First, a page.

It is no secret that Kenyan athletes are some of the best runners on the planet. At this year’s World Athletics Championships, Kenya topped the leaderboard with 16 medals in track and field events. Meanwhile, at the recently held New York City marathon, both the men’s and women’s races were won by Kenyans.
But questions are increasingly being asked about whether talent alone explains the country’s success in the sport. Over the last several years, over 35 runners from the country have been found to be using performance enhancing drugs. Following the news that the World Anti-Doping Agency (WADA) is recommending that Russia be banned from next year’s Olympics due to wide-ranging doping infractions (paywall), the question is: Could Kenya be next?
In August, an investigation (paywall) by ARD, a German broadcaster, and the UK’s Sunday Times, claimed to have obtained access to blood tests of athletes involved at the highest level of the sport. Of the 800 athletes to have been found to have “abnormal” test results, 77 were Kenyan. The report describes Kenya as a “blood-doping hotbed,” alleging that 18 of the 92 medals the country’s athletes won from 2001 to 2012 went to runners who exhibited abnormal results (paywall). Only Russia had more athletes tied to the suspicious blood tests.
The investigation also alleges systematic corruption in the sport in Kenya, with officials regularly accepting bribes from athletes caught doping to spare them getting banned.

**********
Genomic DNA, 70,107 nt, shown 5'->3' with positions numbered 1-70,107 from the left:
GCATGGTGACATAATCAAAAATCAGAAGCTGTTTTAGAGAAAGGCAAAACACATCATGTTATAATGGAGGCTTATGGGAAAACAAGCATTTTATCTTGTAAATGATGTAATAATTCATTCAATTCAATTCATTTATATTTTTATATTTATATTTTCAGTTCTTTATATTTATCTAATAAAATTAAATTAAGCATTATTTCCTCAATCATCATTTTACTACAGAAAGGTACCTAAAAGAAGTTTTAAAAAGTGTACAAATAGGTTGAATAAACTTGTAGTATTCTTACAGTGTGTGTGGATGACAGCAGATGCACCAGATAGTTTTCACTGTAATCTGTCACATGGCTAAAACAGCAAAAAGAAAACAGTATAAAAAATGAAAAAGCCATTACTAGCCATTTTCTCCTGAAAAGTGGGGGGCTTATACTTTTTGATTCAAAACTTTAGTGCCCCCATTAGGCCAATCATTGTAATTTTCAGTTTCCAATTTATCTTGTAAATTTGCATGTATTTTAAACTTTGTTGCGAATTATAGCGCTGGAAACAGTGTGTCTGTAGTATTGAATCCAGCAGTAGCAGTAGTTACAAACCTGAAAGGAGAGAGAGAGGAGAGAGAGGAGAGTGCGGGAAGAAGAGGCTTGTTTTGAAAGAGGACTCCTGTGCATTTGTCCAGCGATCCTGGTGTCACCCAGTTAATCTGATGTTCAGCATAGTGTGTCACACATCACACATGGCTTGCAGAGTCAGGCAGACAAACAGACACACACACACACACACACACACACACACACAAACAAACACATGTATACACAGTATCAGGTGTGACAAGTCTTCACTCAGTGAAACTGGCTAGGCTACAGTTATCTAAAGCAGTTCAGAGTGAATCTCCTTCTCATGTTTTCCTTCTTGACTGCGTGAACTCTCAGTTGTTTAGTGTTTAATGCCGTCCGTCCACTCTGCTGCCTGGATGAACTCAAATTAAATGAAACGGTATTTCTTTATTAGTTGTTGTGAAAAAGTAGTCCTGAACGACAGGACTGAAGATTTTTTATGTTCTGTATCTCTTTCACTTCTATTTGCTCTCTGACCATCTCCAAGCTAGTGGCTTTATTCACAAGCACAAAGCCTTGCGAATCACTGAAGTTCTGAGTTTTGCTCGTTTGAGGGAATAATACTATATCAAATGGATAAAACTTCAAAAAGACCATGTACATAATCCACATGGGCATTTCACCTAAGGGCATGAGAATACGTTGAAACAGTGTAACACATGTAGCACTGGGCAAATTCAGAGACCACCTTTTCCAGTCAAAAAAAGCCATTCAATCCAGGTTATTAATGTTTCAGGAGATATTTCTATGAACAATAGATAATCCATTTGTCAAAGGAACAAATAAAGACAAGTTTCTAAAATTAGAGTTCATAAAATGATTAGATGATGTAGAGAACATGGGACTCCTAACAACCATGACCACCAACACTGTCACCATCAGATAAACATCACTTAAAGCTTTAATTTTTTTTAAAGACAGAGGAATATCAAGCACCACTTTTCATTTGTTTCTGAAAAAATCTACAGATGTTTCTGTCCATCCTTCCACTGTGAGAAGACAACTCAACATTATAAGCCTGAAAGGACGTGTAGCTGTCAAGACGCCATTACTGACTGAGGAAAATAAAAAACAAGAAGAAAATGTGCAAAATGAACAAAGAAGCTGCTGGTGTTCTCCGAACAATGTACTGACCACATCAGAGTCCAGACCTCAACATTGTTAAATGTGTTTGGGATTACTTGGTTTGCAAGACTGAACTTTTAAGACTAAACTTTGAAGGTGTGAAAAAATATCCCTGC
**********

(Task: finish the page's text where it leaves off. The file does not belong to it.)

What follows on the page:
Kenya was not mentioned in WADA’s report yesterday (Nov. 9). However, there are fears that a separate investigation by the anti-doping agency into the allegations documented in the Sunday Times and ARD report could lead to serious sanctions against Kenyan athletics.
Last week, Kipchoge Keino, chairman of the National Olympic Committee of Kenya (NOCK), told reporters that WADA could recommend Kenya be banned from the 2016 Olympics. ”It is no longer just a threat. They think Kenya is sweeping doping issues under the carpet,” he was quoted as saying. “Things are that bad.”
WADA officials are getting frustrated that Kenya is not confronting the issue more aggressively. For example, two athletes who tested positive for banned substances at the world championships in Beijing in August are still to be sanctioned by Kenyan authorities.
While the government has created an anti-doping agency, WADA officials say it exists in name only. “It’s reached a crisis point, really,” David Howman, WADA’s director general, told (paywall) the New York Times.
And that crisis point could have serious repercussions for the future of Kenyan athletics. It could mean that the country with some of the best track stars in the world will be absent at next year’s Olympic games.